When Joy reached her puberty, she expected to go through what girls her age go through at that age. Unfortunately, things turned out differently. She did not get her periods until she was 20 years old. For seven years, she tried visiting all the doctors she could think of, but all they told her was that she was normal and just had to be a little patient.
“When my periods finally came, it was a nightmare. I would get severe pains, especially on the first day of my monthly periods. I would get strange pains in my abdomen, throw up, and would even have to get drips. These days, the pain starts a week before the periods begin and go on until a week after,” she shares.
Over the years, she has had one operation, to take out the cyst in her ovary that the gynaecologist attributed to the cause of the pain she feels during her periods. She also has to keep getting the monthly drips, and medication whenever she is in her periods.
Monthly periods are a nightmare for many women, particularly because of the abdominal pains that they suffer during this time. Many women are victim to this, with the extreme cases ending up being hospitalised.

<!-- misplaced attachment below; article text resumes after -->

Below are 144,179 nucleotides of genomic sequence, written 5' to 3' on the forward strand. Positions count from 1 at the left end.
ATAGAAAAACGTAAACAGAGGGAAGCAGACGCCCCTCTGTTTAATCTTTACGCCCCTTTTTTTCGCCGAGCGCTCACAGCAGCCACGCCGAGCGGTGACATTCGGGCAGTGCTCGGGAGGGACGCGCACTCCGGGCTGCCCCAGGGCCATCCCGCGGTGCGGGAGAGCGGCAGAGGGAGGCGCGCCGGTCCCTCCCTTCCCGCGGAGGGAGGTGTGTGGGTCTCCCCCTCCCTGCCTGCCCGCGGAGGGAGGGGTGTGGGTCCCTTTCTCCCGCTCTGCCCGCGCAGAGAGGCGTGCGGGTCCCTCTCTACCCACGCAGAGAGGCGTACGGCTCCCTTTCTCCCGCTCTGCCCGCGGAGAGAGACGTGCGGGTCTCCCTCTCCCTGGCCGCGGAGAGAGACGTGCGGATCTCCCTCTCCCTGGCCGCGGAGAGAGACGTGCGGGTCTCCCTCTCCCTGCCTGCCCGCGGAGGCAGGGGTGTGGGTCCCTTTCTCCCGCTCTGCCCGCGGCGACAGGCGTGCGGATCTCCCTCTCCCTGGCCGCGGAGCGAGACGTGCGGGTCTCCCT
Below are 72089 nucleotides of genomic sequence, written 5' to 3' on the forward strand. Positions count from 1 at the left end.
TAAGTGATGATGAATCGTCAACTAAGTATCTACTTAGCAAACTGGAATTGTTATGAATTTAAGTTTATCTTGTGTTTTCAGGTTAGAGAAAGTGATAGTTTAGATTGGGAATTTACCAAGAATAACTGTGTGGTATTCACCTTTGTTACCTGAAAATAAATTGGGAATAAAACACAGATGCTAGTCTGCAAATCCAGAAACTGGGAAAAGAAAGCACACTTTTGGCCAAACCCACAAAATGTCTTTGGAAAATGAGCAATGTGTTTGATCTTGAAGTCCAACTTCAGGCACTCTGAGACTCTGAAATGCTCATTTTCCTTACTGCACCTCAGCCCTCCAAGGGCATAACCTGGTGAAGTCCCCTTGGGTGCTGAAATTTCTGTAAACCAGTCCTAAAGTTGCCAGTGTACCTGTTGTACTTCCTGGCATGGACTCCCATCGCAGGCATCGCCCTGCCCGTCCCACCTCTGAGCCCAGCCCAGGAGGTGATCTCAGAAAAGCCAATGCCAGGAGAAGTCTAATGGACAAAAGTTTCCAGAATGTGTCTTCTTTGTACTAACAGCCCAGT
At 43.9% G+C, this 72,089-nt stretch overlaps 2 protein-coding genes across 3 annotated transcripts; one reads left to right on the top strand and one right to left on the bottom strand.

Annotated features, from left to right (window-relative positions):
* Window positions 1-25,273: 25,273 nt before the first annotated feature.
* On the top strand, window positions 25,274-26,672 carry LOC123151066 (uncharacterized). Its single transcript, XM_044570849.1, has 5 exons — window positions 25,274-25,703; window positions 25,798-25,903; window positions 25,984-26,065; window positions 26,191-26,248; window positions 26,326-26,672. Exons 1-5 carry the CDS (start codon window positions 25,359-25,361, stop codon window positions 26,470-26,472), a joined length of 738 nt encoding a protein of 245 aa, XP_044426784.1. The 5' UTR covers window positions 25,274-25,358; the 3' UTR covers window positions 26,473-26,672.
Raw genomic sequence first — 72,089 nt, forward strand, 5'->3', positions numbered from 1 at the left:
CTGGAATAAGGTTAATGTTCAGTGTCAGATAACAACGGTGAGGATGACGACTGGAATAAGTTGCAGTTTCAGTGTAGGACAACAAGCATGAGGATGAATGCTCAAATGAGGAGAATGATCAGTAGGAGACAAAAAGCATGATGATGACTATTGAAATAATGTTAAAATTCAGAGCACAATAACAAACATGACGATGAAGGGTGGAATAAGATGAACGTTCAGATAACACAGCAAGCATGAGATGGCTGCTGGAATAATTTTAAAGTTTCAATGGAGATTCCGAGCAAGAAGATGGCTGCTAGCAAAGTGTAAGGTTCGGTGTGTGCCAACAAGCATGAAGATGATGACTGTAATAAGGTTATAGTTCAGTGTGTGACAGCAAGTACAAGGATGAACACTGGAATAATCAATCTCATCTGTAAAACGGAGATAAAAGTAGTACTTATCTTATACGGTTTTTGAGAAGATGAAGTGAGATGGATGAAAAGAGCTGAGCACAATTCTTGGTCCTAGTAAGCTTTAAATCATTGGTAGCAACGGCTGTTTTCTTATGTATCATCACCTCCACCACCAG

Dr Paul Muwanguzi, a gynaecologist at the Seven Hills Medical Centre, states that painful periods is most common in young women and accounts for most of their visits to the gynaecologist. In Joy’s case, the condition, which is scientifically known as dysmenorrhoea, is in the secondary stage. Secondary dysmenorrhoea is the extreme case of menstrual cramps, and just like in Joy’s case, the victim has a number of infections in addition to the pain.These infections complicate the pain.
“This condition arises at some point in a young girl’s life with 50 per cent of girls in puberty falling victim to this,” Dr Muwanguzi points out. He further explains that the condition is classified into two groups: primary and secondary dysmenorrhoea. He says secondary dysmenorrhoea, in particular, is common in women in their 30’s.
Causes of secondary dysmenorrhoea